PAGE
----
South Florida Science Center and Aquarium: Lew Crampton, President and CEO, panelist
“Earth Day is an important milestone, but every day should be Earth Day when it comes to reminding ourselves that we all live on a fragile planet needing constant care and affection. We are fortunate to live in Palm Beach, but even here we face threats to our economy and lifestyle from rising sea levels. This is our environment and we all have a responsibility to protect it for ourselves and for future generations.” – Lew Crampton
The mission of the South Florida Science Center and Aquarium is to “open every mind to science” and the indoor/outdoor venue features more than 50 hands-on educational exhibits, a 10,000-gallon fresh and salt water aquarium- featuring both local and exotic marine life, a digital planetarium, conservation research station, Florida exhibit hall, Pre-K focused “Discovery Center,” an interactive Everglades exhibit and an 18-hole Conservation Course – an outdoor putting course with science-focused education stations. Located at 4801 Dreher Trail North in West Palm Beach, the SFSCA is open Monday – Friday from 9 a.m. to 5 p.m., and on Saturday and Sunday from 10 a.m. to 6 p.m. For more information, call 561-832-1988 or visit www.sfsciencecenter.org.
ABOUT THE PRESENTERS: 11 a.m. to 12 p.m. – Artist Talk and Tour with The Lost Bird Project and Rare Species Conservatory Foundation.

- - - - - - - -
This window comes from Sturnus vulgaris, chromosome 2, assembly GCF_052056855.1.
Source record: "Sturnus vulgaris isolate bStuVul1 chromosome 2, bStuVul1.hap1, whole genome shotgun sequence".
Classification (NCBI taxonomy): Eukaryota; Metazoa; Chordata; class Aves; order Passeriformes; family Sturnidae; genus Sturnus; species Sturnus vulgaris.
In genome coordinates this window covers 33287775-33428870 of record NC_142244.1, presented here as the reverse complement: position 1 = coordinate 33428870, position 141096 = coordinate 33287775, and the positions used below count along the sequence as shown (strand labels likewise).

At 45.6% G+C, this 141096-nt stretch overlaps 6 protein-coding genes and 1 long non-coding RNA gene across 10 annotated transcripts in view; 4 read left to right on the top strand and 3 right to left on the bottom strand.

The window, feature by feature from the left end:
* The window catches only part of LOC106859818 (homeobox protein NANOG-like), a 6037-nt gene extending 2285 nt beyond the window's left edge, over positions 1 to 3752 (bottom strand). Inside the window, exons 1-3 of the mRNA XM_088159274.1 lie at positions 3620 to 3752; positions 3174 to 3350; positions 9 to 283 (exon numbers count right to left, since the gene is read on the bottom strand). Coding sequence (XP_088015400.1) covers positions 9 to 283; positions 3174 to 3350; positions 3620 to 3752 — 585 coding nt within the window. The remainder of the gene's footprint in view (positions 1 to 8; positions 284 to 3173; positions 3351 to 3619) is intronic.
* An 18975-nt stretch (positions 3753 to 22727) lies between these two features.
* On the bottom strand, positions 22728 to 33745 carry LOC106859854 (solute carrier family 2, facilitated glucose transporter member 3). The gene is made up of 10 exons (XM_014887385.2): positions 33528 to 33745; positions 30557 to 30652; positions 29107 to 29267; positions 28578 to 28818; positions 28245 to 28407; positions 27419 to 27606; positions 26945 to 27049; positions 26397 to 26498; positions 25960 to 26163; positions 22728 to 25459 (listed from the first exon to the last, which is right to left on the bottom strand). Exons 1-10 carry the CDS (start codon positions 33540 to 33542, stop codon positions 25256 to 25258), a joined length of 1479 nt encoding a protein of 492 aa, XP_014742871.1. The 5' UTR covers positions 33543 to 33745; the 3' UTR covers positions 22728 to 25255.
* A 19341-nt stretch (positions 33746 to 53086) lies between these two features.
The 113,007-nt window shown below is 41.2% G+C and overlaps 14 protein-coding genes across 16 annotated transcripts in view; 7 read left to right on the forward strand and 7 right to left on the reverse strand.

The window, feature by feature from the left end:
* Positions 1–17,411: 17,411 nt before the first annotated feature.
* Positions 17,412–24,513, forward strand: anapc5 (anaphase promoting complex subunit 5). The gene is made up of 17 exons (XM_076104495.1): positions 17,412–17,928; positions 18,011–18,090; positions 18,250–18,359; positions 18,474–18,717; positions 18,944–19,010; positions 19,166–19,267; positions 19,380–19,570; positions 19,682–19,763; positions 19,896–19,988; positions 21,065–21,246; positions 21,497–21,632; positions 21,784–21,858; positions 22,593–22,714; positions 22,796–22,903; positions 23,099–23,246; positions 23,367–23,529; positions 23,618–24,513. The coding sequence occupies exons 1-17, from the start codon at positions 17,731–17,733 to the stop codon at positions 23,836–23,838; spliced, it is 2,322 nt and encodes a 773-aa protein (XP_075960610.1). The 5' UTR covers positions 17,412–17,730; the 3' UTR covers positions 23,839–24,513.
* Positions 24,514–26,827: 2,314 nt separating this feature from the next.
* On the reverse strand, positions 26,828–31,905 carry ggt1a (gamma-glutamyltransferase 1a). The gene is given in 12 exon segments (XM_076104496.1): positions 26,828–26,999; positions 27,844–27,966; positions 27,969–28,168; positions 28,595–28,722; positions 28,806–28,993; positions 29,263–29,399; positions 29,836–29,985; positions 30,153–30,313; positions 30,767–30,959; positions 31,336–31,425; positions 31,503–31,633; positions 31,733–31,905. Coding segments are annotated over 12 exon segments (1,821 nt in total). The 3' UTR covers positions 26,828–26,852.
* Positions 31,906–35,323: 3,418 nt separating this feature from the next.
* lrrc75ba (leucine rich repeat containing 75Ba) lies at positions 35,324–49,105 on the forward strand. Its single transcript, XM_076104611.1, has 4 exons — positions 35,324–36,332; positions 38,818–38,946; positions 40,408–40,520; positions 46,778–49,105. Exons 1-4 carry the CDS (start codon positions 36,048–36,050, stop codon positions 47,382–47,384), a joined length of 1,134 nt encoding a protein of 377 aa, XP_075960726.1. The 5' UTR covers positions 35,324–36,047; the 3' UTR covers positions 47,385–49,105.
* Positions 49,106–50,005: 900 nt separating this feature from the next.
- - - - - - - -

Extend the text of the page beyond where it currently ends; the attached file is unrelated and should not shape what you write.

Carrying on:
The Rare Species Conservatory Foundation: Paul R. Reillo, Ph.D., President and Co-Director, Tropical Conservation Institute, Florida International University
Simply stated, we can either invest in wildlife’s future now, or build monuments to the species we choose to ignore.
The synergies between the Lost Bird Project, Todd’s installation at the Ann Norton Sculpture Gardens and RSCF’s intensive efforts to save North America’s most endangered bird, the Florida Grasshopper Sparrow, are striking. RSCF’s 30-acre wildlife Conservatory is located just 20 minutes’ drive west of the Garden, and houses the largest and only reproducing group of Florida Grasshopper Sparrows in captivity. We celebrated the first captive breeding pair last year, and now have 19 sparrows in our care. Captive breeding − wildlife conservation’s last resort − has become the only hope to avert extinction as the wild sparrow population plummets. The Kissimmee Prairie Preserve − home to Todd’s wonderful memorial to the Carolina Parakeet, and once a Florida Grasshopper Sparrow stronghold − now has but a single Florida Grasshopper Sparrow. Similarly, the Avon Park Reserve has, at most, two birds. Sadly, even the Three Lakes Wildlife Management Area − the last, significant bastion for sparrows in the wild (with hundreds of birds a decade ago) − is predicted to hold no more than 25 this year. Extinction is imminent, and we predict the Florida Grasshopper Sparrow will disappear completely from Florida’s dry prairie within the next few years. – Dr. Paul R. Reillo